Forty-nine years ago last September there died, at the Chateau of Malromé in southern France, a painter who was best known then—and is widely and unjustly known still—for the excesses of his life. He was Henri-Marie-Raymond de Toulouse-Lautrec-Monfa, one of the great and most individual figures in the story of nineteenth-century French painting. Time has dimmed the irregularity of his life; it was lived in another epoch and two brutal wars have intervened. What remains is his art, to which he was passionately true, and it is in a group of his most characteristic paintings and drawings that his acquaintance will be made at the Art Institute during the next three weeks. The exhibition, the first to celebrate the fiftieth anniversary of his death, was assembled by the Knoedler Galleries in New York from the collections of the Albi Museum, for whose benefit the exhibition is being held. This private museum, housed in an ancient episcopal palace, contains a large and representative collection of Toulouse-Lautrec’s work.Toulouse-Lautrec’s illustrious name, one of the most ancient in France, would have been weighty one for anyone to bear; it was especially so for Lautrec, whose dwarfed and grotesque figure shut him off from his own world and sent him to another—the gaudy, disenchanted half-world of night clubs, cabarets, bars, and brothels that was Montmartre at the end of the century. Perhaps it was because the artist felt its burden too heavy upon him that he was known in his new life as Lautrec, a short name that has in it the crispness and understatement of his work. He did not forget his noble lineage, although he never boasted of it, and his conduct was in all respects compatible with it. Those were the days of a rigid double standard and men of his own class were also habitués of Lautrec’s Montmartre.His choice of the area in which he was to fight his battle against the cruel trick that life had played upon him was a natural one. Born of a long line of horsemen and hunters, he had been destined by his eccentric, sporting father to follow in the traditional footsteps of his family. He might have done it, too, if it had not been for the accidental breaking of first one leg and then the other when he was a child; he loved horses and his homeland. But he never had to make the choice between art and the life his father expected him to lead; physically, it was made for him; spiritually, the fact that he was gifted in drawing, even as a child, and that he loved life and movement turned him to the only life left to him—painting. After some formal training in the studios of Bonnat and Cormon in Paris, he took matters into his own hands and rented a studio in the Rue Caulincourt in Montmartre. He didn’t join the artist’s colony there as a protest against the stupidity and stuffiness of academic painting; he seems never to have concerned himself much about such matters and was indifferent to the opinion of all his contemporaries except Degas, whom he revered. He sought it rather as a refuge. Ugly, embittered, and profoundly sensitive concerning his appearance, he felt himself less a freak among other freaks. It is also possible that with his heritage, his intelligence, and his flashing wit he felt himself less ignoble in the presence of those more ignoble still. This, were it true, would have remained his own most secret recompense for the humiliation of his dwarfed and comic body.His tiny figure soon became a familiar one at the Moulin de lad Galette, the Moulin Rouge, le Mirliton, and other spots frequented by men and women in search of pleasure. He was enraptured by the movement and life of the people he encountered: La Goulue, Valentin le désossé, May Belfort, Loie Fuller, Jeanne Avril, and the incomparable Yvette Guilbert—the belle laide
who threatened to sue him until she realized how famous his caricatures had made her.Lautrec brought to the practice of his art great gifts; a penetrating eye, and acute awareness of form, miraculous draughtsmanship, a love of movement, and the savoir vivre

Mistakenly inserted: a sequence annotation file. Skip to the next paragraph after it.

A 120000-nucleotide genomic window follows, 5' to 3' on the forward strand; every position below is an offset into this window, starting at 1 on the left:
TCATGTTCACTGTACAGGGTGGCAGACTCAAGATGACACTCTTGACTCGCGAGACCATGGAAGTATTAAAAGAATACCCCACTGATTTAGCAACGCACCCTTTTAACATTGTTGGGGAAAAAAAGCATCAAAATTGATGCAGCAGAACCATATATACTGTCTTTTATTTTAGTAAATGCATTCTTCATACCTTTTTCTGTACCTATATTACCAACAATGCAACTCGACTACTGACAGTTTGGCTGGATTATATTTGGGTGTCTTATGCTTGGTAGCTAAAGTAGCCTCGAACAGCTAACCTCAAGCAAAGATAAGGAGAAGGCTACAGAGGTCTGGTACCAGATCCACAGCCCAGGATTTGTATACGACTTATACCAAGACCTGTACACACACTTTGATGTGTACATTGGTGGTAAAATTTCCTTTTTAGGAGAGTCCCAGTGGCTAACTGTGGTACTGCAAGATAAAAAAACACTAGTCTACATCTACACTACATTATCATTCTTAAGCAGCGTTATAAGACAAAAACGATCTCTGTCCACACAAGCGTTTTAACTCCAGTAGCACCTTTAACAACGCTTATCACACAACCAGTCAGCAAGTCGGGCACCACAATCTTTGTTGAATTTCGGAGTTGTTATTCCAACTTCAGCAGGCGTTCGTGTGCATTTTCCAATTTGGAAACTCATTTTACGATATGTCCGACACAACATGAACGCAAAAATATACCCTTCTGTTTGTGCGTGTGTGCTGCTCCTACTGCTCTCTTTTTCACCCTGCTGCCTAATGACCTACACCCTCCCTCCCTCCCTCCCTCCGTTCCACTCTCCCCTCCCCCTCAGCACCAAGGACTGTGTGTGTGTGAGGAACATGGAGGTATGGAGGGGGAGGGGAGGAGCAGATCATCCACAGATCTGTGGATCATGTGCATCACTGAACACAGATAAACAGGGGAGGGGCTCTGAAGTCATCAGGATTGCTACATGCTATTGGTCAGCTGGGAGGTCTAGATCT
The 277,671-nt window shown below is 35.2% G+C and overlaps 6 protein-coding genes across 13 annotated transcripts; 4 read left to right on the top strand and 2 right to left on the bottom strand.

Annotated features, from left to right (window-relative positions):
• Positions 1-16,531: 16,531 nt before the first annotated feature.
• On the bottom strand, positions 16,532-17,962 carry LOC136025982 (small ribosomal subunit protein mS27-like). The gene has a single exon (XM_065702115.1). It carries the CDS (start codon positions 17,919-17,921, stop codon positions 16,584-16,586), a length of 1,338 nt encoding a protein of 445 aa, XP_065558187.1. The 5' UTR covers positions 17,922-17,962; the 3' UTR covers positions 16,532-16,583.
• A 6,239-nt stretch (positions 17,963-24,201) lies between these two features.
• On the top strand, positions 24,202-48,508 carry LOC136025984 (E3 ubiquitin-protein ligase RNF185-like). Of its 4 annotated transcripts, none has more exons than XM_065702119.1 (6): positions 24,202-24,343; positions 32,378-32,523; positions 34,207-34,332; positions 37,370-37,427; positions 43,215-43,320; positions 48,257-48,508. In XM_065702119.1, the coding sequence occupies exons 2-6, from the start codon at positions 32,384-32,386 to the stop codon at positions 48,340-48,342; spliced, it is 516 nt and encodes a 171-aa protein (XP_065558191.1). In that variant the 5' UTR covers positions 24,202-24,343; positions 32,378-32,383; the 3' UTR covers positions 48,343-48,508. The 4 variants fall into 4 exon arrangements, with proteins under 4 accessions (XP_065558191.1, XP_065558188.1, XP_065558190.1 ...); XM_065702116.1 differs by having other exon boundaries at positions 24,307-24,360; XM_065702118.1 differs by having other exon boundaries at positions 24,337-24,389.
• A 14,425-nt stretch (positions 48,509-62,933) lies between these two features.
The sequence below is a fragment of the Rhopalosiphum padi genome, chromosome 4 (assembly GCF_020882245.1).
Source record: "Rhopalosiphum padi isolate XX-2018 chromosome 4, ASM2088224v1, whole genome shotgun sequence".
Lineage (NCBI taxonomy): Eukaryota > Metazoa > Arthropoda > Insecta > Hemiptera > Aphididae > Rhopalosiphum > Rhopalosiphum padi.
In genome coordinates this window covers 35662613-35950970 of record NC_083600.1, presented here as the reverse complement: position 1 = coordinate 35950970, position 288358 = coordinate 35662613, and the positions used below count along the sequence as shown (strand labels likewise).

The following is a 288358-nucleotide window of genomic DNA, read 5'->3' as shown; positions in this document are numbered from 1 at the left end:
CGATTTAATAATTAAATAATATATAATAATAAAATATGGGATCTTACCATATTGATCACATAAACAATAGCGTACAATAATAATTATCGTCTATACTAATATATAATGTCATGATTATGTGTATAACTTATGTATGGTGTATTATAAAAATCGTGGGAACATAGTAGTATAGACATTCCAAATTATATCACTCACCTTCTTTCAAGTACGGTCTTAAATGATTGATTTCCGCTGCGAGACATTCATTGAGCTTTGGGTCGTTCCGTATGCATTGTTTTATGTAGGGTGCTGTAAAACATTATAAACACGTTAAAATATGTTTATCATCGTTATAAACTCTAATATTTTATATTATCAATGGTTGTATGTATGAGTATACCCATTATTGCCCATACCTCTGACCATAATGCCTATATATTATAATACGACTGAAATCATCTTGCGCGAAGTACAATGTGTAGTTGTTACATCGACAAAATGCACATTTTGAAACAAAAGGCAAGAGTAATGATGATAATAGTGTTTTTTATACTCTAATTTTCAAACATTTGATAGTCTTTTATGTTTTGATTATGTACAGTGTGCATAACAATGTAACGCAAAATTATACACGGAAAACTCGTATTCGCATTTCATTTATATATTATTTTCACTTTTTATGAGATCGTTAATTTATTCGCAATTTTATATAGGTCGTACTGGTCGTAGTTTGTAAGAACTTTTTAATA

with which he was born. To these was added the compulsion to see everything, to probe to the depths of whatever captured his interest. He learned other things, some of them from Degas: unexpected arrangements, economy of means, the importance of selected detail. These two aristocrats had much in common. They loved the same subjects: horses and women and movement captured in flight. But Lautrec was in no sense a follower of anyone. He was an original artist with a highly individual style that stemmed from the past and thrust forward to the future. He admired Paolo Ucello, Velasquez, El Greco, and Goya, and envied a little, perhaps, the cool perfection of Piero della Francesca. He was excited by Japanese prints, in which he found a fleetness of line and a knowing use of space that prompted him to experiments of his own. His handling of color and his reduction to the minimum of pictorial elements point toward the future.The qualities of caricature and satire predominant in his work are considered by some to be a cruel retaliation on his subjects for his own unhappy fate. He was certainly ruthless and embittered, often malicious and sometimes brutal, but that he was taking revenge upon his models is open to doubt. In such questions there is only one answer to the artist’s intention: his work. And it is hard to find any instance of deliberate cruelty in the gallery of portraits—for they are all portraits—which create Lautrec’s Paris for us. If they are brutal it is with the brutality of life; the life that absorbed the artist to the exclusion of almost everything else. He was haunted by the necessity to reflect its every aspect in his work. That it was not pretty, however exhilarating it may have been, is a concomitant of Lautrec’s life. He was engrossed by the tragedy and sober beauty that lay often beneath the surface of his most degraded subjects. He knew them to the core, with that terrible, all-pervading knowledge which Degas exhibited, and he depicted them almost as impersonally. There is just that shade of awareness of degradation and abysmal tragedy that he, in his own wretchedness, could not fail to impart. He is said, once his interest in someone was aroused, to have followed the subject unceasingly, making innumerable sketches showing every gesture or hint of gesture, before undertaking his picture in his studio. He knew that every element of a human being plays its own subtle part in creating the whole that makes the individual from the type. The nape of a neck, the way the hair grows, the turn of a hand, the manner in which a hat is worn or a skirt lifted, come to spell one person in the endless parade of figures which make up his world.There is, for example, that little scrap of Jeanne Avril, seen, bonneted, from the rear. To one who ever saw her, or who had come to know her through Lautrec’s work, recognition is immediate. There is the magnificent sketch of Yvette Guilbert in her white gown accented with two crisp little wings of black tulle, the inevitable black gloves on the wickedly spread hands, and the naughty expression of the ravaged face. This may be a caricature, but it is done in the grand style.There is, finally, the celebrated painting, Au Salon,